NEW YORK – PG&E Corp., owner of the big California utility that has filed for bankruptcy posted a first-quarter loss due to a $1.1 billion charge for wholesale power costs that have not been recovered.
Including the charge, PG&E posted a net loss of $951 million, or $2.62 per share.
PG&E's California unit, Pacific Gas and Electric Co., the state's largest electric utility, filed for bankruptcy last month after running up billions of dollars of debt because of the state's power crisis.
``We are focused on resolving the challenges associated with the California energy crisis fairly and equitably for all parties, including creditors, shareholders and customers,'' said PG&E Chairman and Chief Executive Robert Glynn Jr. ``The federal court is the best venue for us in which to pursue this objective.''
Edison International, which owns Southern California Edison, the state's No. 2 utility which also has been badly hurt by the power crisis, is still trying to work out a financial solution with state officials.
Pacific Gas and Electric has 13 million customers, while Southern California Edison has around 11 million, and together they have run up more than $14 billion in debt because of a crisis stemming from soaring wholesale electric prices and a failed deregulation plan.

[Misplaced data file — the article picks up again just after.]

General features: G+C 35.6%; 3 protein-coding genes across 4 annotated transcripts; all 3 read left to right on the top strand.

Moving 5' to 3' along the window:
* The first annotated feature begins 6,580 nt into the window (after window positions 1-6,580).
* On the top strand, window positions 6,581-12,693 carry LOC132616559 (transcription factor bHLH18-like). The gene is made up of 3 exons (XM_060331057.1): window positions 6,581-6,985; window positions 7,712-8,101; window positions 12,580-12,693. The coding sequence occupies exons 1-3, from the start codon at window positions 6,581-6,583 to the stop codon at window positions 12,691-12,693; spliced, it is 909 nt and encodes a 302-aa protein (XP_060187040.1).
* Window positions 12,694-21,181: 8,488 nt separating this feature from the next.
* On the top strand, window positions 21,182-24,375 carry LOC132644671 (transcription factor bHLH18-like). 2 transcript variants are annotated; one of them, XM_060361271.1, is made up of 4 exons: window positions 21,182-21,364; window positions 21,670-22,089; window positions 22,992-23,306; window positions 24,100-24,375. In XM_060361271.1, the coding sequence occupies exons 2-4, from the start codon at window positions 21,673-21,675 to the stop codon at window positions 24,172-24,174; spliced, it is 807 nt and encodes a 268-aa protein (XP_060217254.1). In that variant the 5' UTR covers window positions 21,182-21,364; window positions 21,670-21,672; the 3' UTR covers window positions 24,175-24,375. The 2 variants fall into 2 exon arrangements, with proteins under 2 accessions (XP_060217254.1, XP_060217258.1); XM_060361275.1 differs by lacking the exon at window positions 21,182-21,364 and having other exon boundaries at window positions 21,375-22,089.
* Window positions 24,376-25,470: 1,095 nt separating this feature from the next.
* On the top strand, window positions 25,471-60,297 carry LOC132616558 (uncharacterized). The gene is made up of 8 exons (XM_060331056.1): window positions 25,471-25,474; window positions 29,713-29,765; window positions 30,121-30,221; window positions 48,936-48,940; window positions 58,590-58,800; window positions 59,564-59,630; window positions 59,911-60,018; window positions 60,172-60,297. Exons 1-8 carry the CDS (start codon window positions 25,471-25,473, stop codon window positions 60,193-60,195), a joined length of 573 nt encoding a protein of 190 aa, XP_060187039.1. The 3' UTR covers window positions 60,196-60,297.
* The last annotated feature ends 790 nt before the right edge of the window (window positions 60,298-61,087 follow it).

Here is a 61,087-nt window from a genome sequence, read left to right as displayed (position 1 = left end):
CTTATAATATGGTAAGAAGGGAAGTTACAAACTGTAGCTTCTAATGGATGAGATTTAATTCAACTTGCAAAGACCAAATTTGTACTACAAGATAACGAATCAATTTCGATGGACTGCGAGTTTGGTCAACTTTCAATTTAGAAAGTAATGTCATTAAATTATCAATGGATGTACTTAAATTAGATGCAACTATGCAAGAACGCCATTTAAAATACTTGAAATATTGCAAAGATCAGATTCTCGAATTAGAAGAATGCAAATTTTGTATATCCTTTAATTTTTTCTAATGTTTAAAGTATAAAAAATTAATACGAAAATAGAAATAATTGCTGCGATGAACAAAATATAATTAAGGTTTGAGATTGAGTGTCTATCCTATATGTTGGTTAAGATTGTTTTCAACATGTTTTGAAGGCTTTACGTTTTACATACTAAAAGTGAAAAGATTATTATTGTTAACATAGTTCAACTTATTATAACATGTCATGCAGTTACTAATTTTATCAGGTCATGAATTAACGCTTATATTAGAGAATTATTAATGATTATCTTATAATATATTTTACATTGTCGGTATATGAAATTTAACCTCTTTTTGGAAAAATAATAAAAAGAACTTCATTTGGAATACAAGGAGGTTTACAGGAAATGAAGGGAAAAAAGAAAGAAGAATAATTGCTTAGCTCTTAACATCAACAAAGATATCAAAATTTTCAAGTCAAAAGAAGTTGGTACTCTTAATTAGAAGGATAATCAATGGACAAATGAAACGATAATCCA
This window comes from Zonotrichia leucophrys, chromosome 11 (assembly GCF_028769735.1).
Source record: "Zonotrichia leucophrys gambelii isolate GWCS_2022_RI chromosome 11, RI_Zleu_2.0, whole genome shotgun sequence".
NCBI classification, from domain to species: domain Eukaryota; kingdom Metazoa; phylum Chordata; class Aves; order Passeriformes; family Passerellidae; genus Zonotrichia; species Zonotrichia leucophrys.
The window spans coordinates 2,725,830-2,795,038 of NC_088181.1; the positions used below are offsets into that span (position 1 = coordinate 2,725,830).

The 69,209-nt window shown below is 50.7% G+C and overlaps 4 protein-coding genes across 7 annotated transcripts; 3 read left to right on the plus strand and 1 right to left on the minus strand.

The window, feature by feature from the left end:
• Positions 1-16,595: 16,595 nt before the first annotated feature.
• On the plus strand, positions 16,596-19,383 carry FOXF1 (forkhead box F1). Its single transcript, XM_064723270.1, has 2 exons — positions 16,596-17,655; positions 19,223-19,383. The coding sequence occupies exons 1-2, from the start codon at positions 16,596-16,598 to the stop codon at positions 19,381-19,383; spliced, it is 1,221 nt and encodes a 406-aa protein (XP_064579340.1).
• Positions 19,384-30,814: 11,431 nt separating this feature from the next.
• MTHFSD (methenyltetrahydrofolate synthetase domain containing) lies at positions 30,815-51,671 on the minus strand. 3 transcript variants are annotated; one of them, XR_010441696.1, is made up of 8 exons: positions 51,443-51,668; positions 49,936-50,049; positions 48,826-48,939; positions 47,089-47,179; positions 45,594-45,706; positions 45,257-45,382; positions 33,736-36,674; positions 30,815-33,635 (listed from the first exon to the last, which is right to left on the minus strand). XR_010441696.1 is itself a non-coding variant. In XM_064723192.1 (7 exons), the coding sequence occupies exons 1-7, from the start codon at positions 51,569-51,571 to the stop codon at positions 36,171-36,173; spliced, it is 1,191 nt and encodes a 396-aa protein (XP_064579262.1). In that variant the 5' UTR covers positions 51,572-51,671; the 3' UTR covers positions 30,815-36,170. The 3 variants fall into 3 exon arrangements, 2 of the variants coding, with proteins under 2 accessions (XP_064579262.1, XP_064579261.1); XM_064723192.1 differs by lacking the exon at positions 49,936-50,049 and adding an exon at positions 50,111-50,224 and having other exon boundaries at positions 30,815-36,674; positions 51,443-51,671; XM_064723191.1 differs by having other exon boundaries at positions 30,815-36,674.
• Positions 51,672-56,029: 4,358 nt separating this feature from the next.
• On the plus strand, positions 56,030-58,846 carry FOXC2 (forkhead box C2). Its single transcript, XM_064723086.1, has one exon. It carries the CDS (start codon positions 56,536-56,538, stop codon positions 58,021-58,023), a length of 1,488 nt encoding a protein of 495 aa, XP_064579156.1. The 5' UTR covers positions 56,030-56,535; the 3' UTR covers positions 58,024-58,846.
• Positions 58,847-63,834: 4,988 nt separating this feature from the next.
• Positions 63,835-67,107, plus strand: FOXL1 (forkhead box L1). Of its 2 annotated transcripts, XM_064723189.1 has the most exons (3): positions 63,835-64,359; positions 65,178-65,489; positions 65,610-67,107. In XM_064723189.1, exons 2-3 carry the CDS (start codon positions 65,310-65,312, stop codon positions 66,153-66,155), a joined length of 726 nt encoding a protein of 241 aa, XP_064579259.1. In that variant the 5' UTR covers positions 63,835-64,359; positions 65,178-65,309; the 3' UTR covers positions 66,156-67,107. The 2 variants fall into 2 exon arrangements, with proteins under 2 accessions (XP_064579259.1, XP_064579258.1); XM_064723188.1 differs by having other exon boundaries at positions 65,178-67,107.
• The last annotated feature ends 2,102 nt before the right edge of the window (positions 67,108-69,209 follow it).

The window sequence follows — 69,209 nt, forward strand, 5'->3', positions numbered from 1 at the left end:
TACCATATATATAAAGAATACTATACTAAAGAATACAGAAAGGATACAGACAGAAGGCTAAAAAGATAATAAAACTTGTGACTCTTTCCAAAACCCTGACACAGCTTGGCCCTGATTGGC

Before the charge and other special items, San Francisco-based PG&E's income from operations in the first quarter was $243 million, or 67 cents per diluted share, down from $284 million, or 78 cents a diluted share, a year earlier.
Wall Street analysts had expected PG&E to earn 35 to 64 cents a share before unusual items, with a consensus estimate of 37 cents, according to market research firm Thomson Financial/First Call. However, only three analysts were included in the First Call survey amid uncertainty surrounding PG&E's financial position.
``While standard accounting rules required the utility to record a charge against earnings for unreimbursed wholesale and transition costs, taking this charge does not diminish our conviction that the utility is entitled under law to recover these costs, nor does it diminish our ongoing lawsuit in Federal District Court,'' Glynn said in a statement.
He said the company may later reverse the charges it is now required to record.
``We are disappointed that the California energy situation continues to have such a negative impact on our reported financial results,'' said Glynn. ``Under Chapter 11 (of the U.S. Bankruptcy Code), we are preparing our plan of reorganization so that we can obtain its approval, implement the plan, exit Chapter 11, and restore the shareholder value associated with our strong operating results.''
On an operating basis, Pacific Gas and Electric Co. contributed earnings of $192 million, or 53 cent a share, to overall PG&E first-quarter results. A year earlier the unit's operating earnings totaled $228 million, or 63 cents per diluted share.
PG&E said its total operating revenues rose to $6.68 billion in the first quarter from $5.01 billion a year ago.
PG&E reported its fourth-earnings in April after a delay in filing its annual report. At that time, it took a charge of $4.1 billion.
Shares of PG&E closed at $9 on Tuesday on the New York Stock Exchange, having lost nearly 38 percent of their value in the first quarter, underperforming the broader S&P 500 index, which fell 12 percent lower. The 40-company S&P utility index was down 7.71 percent in the quarter.